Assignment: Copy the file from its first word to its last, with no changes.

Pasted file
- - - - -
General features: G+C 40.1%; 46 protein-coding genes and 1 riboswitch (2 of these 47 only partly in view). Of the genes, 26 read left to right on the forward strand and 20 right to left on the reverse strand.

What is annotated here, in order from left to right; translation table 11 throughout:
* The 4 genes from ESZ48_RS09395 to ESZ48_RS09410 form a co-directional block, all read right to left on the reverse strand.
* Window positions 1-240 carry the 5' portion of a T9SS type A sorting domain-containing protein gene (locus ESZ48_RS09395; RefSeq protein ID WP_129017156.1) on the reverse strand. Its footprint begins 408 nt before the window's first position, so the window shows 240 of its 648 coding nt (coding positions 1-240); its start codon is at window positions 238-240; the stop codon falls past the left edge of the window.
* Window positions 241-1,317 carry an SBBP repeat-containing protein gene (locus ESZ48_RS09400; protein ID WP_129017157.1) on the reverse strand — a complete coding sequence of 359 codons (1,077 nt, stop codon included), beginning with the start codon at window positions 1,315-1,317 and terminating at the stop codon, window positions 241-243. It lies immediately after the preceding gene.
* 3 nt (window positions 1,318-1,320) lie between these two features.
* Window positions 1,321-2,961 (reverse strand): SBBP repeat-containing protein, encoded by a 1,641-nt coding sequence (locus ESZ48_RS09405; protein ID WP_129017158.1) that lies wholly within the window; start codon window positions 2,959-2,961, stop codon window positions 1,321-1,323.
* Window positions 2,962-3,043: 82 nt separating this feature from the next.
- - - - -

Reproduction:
General features: G+C 40.1%; 46 protein-coding genes and 1 riboswitch (2 of these 47 only partly in view). Of the genes, 26 read left to right on the forward strand and 20 right to left on the reverse strand.

What is annotated here, in order from left to right; translation table 11 throughout:
* The 4 genes from ESZ48_RS09395 to ESZ48_RS09410 form a co-directional block, all read right to left on the reverse strand.
* Window positions 1-240 carry the 5' portion of a T9SS type A sorting domain-containing protein gene (locus ESZ48_RS09395; RefSeq protein ID WP_129017156.1) on the reverse strand. Its footprint begins 408 nt before the window's first position, so the window shows 240 of its 648 coding nt (coding positions 1-240); its start codon is at window positions 238-240; the stop codon falls past the left edge of the window.
* Window positions 241-1,317 carry an SBBP repeat-containing protein gene (locus ESZ48_RS09400; protein ID WP_129017157.1) on the reverse strand — a complete coding sequence of 359 codons (1,077 nt, stop codon included), beginning with the start codon at window positions 1,315-1,317 and terminating at the stop codon, window positions 241-243. It lies immediately after the preceding gene.
* 3 nt (window positions 1,318-1,320) lie between these two features.
* Window positions 1,321-2,961 (reverse strand): SBBP repeat-containing protein, encoded by a 1,641-nt coding sequence (locus ESZ48_RS09405; protein ID WP_129017158.1) that lies wholly within the window; start codon window positions 2,959-2,961, stop codon window positions 1,321-1,323.
* Window positions 2,962-3,043: 82 nt separating this feature from the next.